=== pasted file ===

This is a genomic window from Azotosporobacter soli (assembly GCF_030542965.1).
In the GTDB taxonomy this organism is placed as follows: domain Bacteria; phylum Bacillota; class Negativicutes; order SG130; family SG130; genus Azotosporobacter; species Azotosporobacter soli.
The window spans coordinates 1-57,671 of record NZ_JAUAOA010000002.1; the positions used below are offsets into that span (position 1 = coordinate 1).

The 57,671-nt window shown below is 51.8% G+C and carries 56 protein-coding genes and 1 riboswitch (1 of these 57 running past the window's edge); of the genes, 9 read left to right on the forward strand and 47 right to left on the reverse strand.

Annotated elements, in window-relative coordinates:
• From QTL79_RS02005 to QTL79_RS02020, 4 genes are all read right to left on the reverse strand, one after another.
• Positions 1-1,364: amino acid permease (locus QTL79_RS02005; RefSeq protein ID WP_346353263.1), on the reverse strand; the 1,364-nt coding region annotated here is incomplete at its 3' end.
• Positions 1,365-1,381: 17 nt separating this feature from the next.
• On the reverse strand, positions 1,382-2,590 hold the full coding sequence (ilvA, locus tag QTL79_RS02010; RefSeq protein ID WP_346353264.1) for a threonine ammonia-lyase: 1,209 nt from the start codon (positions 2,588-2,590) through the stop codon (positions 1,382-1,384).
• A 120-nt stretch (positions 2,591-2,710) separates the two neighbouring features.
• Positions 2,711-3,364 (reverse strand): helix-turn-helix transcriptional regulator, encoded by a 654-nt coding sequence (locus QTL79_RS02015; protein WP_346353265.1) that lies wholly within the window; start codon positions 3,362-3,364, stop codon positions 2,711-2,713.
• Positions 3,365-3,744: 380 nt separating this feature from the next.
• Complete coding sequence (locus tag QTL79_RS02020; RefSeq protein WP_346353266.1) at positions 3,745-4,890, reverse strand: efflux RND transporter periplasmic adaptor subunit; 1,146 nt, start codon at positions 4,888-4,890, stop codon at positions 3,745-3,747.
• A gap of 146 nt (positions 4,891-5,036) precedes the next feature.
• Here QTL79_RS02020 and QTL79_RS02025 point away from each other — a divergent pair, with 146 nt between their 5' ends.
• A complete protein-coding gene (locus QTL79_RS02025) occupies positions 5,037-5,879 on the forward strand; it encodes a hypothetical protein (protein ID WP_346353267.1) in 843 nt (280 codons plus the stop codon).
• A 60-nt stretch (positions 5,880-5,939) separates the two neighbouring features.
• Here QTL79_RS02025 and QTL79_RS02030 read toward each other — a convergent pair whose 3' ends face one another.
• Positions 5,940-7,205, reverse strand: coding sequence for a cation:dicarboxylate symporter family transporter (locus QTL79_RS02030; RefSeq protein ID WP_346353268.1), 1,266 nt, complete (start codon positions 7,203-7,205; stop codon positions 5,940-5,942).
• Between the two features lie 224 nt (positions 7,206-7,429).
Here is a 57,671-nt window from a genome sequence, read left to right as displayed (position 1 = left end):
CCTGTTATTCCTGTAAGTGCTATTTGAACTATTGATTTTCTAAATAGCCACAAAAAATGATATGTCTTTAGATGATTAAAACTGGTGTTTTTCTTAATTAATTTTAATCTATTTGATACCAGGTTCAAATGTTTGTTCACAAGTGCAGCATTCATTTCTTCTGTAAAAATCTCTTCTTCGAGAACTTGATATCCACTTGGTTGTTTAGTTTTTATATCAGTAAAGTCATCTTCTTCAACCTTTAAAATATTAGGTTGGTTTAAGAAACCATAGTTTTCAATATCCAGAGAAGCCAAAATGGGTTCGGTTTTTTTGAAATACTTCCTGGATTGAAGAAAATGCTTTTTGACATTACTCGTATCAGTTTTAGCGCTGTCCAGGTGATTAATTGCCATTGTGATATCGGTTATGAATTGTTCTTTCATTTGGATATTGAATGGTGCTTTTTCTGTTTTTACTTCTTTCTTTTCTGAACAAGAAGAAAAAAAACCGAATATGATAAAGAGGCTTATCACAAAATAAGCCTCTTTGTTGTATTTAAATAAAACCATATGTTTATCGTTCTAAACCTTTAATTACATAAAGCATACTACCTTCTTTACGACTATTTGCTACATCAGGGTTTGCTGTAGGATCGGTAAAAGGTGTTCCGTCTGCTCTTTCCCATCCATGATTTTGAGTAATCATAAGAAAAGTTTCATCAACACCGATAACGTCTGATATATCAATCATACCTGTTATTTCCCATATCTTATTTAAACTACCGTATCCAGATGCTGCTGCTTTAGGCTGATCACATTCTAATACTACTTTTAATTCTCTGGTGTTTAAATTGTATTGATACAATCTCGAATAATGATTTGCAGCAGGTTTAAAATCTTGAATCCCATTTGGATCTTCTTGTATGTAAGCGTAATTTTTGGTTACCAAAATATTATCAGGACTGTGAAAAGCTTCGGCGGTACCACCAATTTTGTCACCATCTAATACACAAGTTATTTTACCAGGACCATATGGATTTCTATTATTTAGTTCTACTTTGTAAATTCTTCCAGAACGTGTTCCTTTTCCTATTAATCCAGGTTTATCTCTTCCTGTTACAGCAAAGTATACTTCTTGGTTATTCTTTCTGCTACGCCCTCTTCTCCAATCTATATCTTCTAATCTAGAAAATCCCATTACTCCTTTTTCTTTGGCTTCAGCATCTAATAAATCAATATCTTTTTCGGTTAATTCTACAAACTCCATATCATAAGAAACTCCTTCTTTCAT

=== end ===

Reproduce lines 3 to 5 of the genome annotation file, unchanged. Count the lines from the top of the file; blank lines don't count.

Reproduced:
The window spans coordinates 1-57,671 of record NZ_JAUAOA010000002.1; the positions used below are offsets into that span (position 1 = coordinate 1).

The 57,671-nt window shown below is 51.8% G+C and carries 56 protein-coding genes and 1 riboswitch (1 of these 57 running past the window's edge); of the genes, 9 read left to right on the forward strand and 47 right to left on the reverse strand.

Annotated elements, in window-relative coordinates: